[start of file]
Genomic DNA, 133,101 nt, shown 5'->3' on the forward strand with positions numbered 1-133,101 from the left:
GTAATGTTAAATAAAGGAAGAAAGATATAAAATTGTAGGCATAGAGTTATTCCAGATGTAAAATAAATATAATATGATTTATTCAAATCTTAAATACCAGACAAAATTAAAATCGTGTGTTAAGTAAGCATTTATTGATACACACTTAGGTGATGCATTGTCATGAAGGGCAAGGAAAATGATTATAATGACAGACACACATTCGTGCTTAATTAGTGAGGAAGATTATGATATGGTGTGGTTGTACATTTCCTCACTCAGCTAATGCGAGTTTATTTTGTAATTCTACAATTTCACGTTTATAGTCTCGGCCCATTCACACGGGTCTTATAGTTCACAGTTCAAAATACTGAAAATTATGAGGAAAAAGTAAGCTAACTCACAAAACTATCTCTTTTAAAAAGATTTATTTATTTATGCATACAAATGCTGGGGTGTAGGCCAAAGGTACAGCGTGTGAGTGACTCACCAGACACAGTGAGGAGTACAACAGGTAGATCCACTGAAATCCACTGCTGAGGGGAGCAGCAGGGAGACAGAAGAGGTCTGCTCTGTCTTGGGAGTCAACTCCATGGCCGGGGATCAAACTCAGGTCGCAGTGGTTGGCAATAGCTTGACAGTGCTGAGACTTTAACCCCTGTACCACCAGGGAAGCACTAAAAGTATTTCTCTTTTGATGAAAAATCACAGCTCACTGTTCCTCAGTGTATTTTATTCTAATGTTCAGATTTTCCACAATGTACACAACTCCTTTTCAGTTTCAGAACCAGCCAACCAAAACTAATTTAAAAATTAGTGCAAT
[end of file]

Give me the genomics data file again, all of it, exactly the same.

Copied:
Genomic DNA, 133,101 nt, shown 5'->3' on the forward strand with positions numbered 1-133,101 from the left:
GTAATGTTAAATAAAGGAAGAAAGATATAAAATTGTAGGCATAGAGTTATTCCAGATGTAAAATAAATATAATATGATTTATTCAAATCTTAAATACCAGACAAAATTAAAATCGTGTGTTAAGTAAGCATTTATTGATACACACTTAGGTGATGCATTGTCATGAAGGGCAAGGAAAATGATTATAATGACAGACACACATTCGTGCTTAATTAGTGAGGAAGATTATGATATGGTGTGGTTGTACATTTCCTCACTCAGCTAATGCGAGTTTATTTTGTAATTCTACAATTTCACGTTTATAGTCTCGGCCCATTCACACGGGTCTTATAGTTCACAGTTCAAAATACTGAAAATTATGAGGAAAAAGTAAGCTAACTCACAAAACTATCTCTTTTAAAAAGATTTATTTATTTATGCATACAAATGCTGGGGTGTAGGCCAAAGGTACAGCGTGTGAGTGACTCACCAGACACAGTGAGGAGTACAACAGGTAGATCCACTGAAATCCACTGCTGAGGGGAGCAGCAGGGAGACAGAAGAGGTCTGCTCTGTCTTGGGAGTCAACTCCATGGCCGGGGATCAAACTCAGGTCGCAGTGGTTGGCAATAGCTTGACAGTGCTGAGACTTTAACCCCTGTACCACCAGGGAAGCACTAAAAGTATTTCTCTTTTGATGAAAAATCACAGCTCACTGTTCCTCAGTGTATTTTATTCTAATGTTCAGATTTTCCACAATGTACACAACTCCTTTTCAGTTTCAGAACCAGCCAACCAAAACTAATTTAAAAATTAGTGCAAT